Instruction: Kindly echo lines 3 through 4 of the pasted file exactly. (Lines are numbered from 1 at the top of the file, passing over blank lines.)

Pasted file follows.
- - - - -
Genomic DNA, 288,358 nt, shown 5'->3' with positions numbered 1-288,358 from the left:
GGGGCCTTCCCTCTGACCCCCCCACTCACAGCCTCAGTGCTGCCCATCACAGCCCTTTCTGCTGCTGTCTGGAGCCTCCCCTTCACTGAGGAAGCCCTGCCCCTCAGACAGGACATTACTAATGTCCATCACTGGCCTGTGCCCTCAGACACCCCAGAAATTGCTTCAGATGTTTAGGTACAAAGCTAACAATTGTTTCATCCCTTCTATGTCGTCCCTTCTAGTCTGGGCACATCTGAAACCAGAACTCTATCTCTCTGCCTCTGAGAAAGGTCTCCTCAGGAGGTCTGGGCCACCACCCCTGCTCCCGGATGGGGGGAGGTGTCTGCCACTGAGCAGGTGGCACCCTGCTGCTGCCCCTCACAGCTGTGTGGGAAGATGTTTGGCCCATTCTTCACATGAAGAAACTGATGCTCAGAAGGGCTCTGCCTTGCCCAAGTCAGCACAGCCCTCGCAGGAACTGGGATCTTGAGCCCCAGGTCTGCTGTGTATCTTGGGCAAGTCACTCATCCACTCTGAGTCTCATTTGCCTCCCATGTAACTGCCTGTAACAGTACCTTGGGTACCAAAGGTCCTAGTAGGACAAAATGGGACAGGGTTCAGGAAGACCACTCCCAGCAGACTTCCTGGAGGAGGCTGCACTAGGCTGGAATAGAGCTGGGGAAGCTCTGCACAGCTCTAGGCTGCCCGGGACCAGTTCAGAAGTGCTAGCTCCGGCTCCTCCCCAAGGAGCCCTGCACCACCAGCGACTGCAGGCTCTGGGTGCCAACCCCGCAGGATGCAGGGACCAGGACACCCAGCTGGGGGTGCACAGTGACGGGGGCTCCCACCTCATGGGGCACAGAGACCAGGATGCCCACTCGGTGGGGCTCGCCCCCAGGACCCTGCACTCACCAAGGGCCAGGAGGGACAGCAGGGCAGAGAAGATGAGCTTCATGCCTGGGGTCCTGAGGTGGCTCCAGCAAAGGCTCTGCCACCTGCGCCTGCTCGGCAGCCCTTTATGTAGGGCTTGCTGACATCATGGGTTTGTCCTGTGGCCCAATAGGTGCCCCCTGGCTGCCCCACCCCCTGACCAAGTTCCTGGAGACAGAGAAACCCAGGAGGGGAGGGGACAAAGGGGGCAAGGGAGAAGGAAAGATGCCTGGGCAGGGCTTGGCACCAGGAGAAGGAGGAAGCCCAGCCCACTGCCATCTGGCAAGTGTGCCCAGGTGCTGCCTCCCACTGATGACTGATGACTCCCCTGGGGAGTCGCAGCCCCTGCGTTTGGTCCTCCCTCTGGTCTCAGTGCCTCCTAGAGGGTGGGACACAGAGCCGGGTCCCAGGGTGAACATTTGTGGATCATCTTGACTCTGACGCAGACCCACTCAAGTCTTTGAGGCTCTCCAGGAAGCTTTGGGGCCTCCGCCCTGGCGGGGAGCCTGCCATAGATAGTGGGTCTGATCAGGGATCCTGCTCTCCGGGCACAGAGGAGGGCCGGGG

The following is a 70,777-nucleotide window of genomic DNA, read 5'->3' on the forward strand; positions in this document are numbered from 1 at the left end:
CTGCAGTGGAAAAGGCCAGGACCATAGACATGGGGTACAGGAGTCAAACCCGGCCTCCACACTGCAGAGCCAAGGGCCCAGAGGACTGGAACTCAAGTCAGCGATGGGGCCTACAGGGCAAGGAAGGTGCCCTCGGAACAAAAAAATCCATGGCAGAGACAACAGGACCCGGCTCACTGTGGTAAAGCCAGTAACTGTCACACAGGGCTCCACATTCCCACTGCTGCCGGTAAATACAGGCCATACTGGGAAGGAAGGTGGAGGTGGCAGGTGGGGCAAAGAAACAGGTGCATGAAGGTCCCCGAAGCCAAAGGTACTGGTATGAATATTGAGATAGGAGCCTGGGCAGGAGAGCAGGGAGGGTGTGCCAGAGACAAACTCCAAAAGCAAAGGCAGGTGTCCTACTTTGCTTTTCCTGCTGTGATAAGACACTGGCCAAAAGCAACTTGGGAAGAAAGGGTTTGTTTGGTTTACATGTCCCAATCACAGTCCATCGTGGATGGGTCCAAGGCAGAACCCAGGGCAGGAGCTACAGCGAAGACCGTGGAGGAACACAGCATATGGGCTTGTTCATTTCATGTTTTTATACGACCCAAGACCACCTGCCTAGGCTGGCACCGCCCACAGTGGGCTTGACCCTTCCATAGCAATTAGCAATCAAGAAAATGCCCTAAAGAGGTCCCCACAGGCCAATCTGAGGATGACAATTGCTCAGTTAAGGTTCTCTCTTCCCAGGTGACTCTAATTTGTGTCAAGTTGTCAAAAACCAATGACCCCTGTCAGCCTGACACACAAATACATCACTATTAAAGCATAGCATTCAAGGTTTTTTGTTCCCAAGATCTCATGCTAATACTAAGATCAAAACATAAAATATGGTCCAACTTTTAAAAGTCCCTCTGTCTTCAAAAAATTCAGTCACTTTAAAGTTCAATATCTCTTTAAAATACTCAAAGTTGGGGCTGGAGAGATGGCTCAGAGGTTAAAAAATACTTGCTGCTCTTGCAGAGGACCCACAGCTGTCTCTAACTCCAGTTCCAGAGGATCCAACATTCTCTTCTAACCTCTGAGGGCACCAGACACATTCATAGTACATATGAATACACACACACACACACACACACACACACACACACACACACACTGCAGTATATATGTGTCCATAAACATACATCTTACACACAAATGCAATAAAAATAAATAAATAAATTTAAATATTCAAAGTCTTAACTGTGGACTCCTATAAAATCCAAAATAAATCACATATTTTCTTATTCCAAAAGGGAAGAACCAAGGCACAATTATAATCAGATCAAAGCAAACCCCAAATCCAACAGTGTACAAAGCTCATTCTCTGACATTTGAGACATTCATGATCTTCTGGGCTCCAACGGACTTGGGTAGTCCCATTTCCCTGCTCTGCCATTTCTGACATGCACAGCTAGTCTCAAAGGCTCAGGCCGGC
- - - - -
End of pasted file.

The following is a 70,777-nucleotide window of genomic DNA, read 5'->3' on the forward strand; positions in this document are numbered from 1 at the left end:
CTGCAGTGGAAAAGGCCAGGACCATAGACATGGGGTACAGGAGTCAAACCCGGCCTCCACACTGCAGAGCCAAGGGCCCAGAGGACTGGAACTCAAGTCAGCGATGGGGCCTACAGGGCAAGGAAGGTGCCCTCGGAACAAAAAAATCCATGGCAGAGACAACAGGACCCGGCTCACTGTGGTAAAGCCAGTAACTGTCACACAGGGCTCCACATTCCCACTGCTGCCGGTAAATACAGGCCATACTGGGAAGGAAGGTGGAGGTGGCAGGTGGGGCAAAGAAACAGGTGCATGAAGGTCCCCGAAGCCAAAGGTACTGGTATGAATATTGAGATAGGAGCCTGGGCAGGAGAGCAGGGAGGGTGTGCCAGAGACAAACTCCAAAAGCAAAGGCAGGTGTCCTACTTTGCTTTTCCTGCTGTGATAAGACACTGGCCAAAAGCAACTTGGGAAGAAAGGGTTTGTTTGGTTTACATGTCCCAATCACAGTCCATCGTGGATGGGTCCAAGGCAGAACCCAGGGCAGGAGCTACAGCGAAGACCGTGGAGGAACACAGCATATGGGCTTGTTCATTTCATGTTTTTATACGACCCAAGACCACCTGCCTAGGCTGGCACCGCCCACAGTGGGCTTGACCCTTCCATAGCAATTAGCAATCAAGAAAATGCCCTAAAGAGGTCCCCACAGGCCAATCTGAGGATGACAATTGCTCAGTTAAGGTTCTCTCTTCCCAGGTGACTCTAATTTGTGTCAAGTTGTCAAAAACCAATGACCCCTGTCAGCCTGACACACAAATACATCACTATTAAAGCATAGCATTCAAGGTTTTTTGTTCCCAAGATCTCATGCTAATACTAAGATCAAAACATAAAATATGGTCCAACTTTTAAAAGTCCCTCTGTCTTCAAAAAATTCAGTCACTTTAAAGTTCAATATCTCTTTAAAATACTCAAAGTTGGGGCTGGAGAGATGGCTCAGAGGTTAAAAAATACTTGCTGCTCTTGCAGAGGACCCACAGCTGTCTCTAACTCCAGTTCCAGAGGATCCAACATTCTCTTCTAACCTCTGAGGGCACCAGACACATTCATAGTACATATGAATACACACACACACACACACACACACACACACACACACACACACTGCAGTATATATGTGTCCATAAACATACATCTTACACACAAATGCAATAAAAATAAATAAATAAATTTAAATATTCAAAGTCTTAACTGTGGACTCCTATAAAATCCAAAATAAATCACATATTTTCTTATTCCAAAAGGGAAGAACCAAGGCACAATTATAATCAGATCAAAGCAAACCCCAAATCCAACAGTGTACAAAGCTCATTCTCTGACATTTGAGACATTCATGATCTTCTGGGCTCCAACGGACTTGGGTAGTCCCATTTCCCTGCTCTGCCATTTCTGACATGCACAGCTAGTCTCAAAGGCTCAGGCCGGC